For all the length and discussion, his basic answer to the topic question is that economists got it wrong by abandoning Keynesian economics.  Readers will find it unsurprising that his proposed solution going forward is to start thinking, again, more like Keynes.  In short, he believes that investors and economists came to rely too much on a view of financial markets which holds that they always get the right answer given the information available at the time, that “bubbles” are impossible, and that people in general can be counted on to act rationally.  Reality, he claims, is a lot more messy, and often needs to have the government involved to swim against the free market tide to bring stability to an otherwise unstable system and to head off the inherently bad problems of recession and unemployment.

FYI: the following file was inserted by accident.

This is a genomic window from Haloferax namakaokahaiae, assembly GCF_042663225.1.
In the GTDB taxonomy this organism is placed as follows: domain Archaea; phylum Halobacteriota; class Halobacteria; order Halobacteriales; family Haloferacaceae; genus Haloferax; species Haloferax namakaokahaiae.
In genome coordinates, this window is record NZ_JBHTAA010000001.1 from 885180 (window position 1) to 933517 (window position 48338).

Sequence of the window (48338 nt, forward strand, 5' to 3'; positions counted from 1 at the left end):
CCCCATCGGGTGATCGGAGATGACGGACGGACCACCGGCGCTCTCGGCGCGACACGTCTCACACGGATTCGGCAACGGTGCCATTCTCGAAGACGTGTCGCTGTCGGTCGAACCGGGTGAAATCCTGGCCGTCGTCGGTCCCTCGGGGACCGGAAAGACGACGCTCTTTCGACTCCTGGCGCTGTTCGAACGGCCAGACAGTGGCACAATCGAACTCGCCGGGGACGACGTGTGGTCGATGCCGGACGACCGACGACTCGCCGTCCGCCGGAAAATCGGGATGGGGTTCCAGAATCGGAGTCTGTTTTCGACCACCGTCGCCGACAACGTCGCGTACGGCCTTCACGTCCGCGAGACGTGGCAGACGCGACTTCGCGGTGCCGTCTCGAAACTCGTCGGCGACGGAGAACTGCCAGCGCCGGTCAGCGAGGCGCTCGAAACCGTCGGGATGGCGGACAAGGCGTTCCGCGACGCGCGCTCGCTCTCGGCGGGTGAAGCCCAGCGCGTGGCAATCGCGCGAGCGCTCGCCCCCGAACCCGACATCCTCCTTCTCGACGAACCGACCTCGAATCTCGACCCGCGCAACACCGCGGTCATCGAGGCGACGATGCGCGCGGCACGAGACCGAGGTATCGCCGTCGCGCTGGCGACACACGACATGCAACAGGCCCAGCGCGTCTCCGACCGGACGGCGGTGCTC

The largest problem that I see with Mr. Krugman’s argument is that it ignores entirely one of the greatest destabilizing forces currently active in the market: The government itself.  Instead, Mr. Krugman appears to operate from the view that the current market is a largely untamed free market wilderness.  This position is not uncommon among liberals or other advocates of a centrally planned economy, who tend to label any market that does not behave as they desire as “free” (even such heavily regulated markets as health care) and in need of regulation.  In reality, it is hard to think of a market that hasn’t got a federal regulatory agency dedicated to it and which isn’t subject to countless regulations, not to mention the threat of lawsuit, even during “deregulation” periods.